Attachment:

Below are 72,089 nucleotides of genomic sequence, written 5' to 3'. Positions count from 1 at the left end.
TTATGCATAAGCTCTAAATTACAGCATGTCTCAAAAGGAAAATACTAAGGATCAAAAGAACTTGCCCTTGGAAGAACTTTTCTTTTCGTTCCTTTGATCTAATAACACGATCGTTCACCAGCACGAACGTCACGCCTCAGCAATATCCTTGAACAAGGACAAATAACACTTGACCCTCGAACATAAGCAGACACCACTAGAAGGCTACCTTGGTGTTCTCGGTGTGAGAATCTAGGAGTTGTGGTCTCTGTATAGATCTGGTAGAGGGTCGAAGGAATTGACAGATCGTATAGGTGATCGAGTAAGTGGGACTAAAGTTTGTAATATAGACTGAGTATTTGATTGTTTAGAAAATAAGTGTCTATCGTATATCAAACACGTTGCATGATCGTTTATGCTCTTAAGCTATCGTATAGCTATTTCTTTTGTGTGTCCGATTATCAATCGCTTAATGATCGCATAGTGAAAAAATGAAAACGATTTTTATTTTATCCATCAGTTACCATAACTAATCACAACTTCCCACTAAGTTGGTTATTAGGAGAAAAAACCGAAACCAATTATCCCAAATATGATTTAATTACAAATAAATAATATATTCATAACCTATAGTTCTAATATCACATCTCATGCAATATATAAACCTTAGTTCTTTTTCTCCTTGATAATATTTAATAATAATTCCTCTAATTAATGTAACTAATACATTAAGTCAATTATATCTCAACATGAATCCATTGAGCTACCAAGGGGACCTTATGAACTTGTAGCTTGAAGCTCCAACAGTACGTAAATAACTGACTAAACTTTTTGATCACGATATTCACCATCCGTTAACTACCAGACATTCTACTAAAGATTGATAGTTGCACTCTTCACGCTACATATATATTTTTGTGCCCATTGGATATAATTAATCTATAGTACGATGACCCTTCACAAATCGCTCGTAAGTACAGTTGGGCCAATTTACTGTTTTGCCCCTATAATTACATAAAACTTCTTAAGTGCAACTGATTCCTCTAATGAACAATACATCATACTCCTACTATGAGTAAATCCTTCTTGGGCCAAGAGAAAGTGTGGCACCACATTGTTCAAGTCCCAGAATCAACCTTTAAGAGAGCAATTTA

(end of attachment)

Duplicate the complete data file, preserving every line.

Below are 72,089 nucleotides of genomic sequence, written 5' to 3'. Positions count from 1 at the left end.
TTATGCATAAGCTCTAAATTACAGCATGTCTCAAAAGGAAAATACTAAGGATCAAAAGAACTTGCCCTTGGAAGAACTTTTCTTTTCGTTCCTTTGATCTAATAACACGATCGTTCACCAGCACGAACGTCACGCCTCAGCAATATCCTTGAACAAGGACAAATAACACTTGACCCTCGAACATAAGCAGACACCACTAGAAGGCTACCTTGGTGTTCTCGGTGTGAGAATCTAGGAGTTGTGGTCTCTGTATAGATCTGGTAGAGGGTCGAAGGAATTGACAGATCGTATAGGTGATCGAGTAAGTGGGACTAAAGTTTGTAATATAGACTGAGTATTTGATTGTTTAGAAAATAAGTGTCTATCGTATATCAAACACGTTGCATGATCGTTTATGCTCTTAAGCTATCGTATAGCTATTTCTTTTGTGTGTCCGATTATCAATCGCTTAATGATCGCATAGTGAAAAAATGAAAACGATTTTTATTTTATCCATCAGTTACCATAACTAATCACAACTTCCCACTAAGTTGGTTATTAGGAGAAAAAACCGAAACCAATTATCCCAAATATGATTTAATTACAAATAAATAATATATTCATAACCTATAGTTCTAATATCACATCTCATGCAATATATAAACCTTAGTTCTTTTTCTCCTTGATAATATTTAATAATAATTCCTCTAATTAATGTAACTAATACATTAAGTCAATTATATCTCAACATGAATCCATTGAGCTACCAAGGGGACCTTATGAACTTGTAGCTTGAAGCTCCAACAGTACGTAAATAACTGACTAAACTTTTTGATCACGATATTCACCATCCGTTAACTACCAGACATTCTACTAAAGATTGATAGTTGCACTCTTCACGCTACATATATATTTTTGTGCCCATTGGATATAATTAATCTATAGTACGATGACCCTTCACAAATCGCTCGTAAGTACAGTTGGGCCAATTTACTGTTTTGCCCCTATAATTACATAAAACTTCTTAAGTGCAACTGATTCCTCTAATGAACAATACATCATACTCCTACTATGAGTAAATCCTTCTTGGGCCAAGAGAAAGTGTGGCACCACATTGTTCAAGTCCCAGAATCAACCTTTAAGAGAGCAATTTA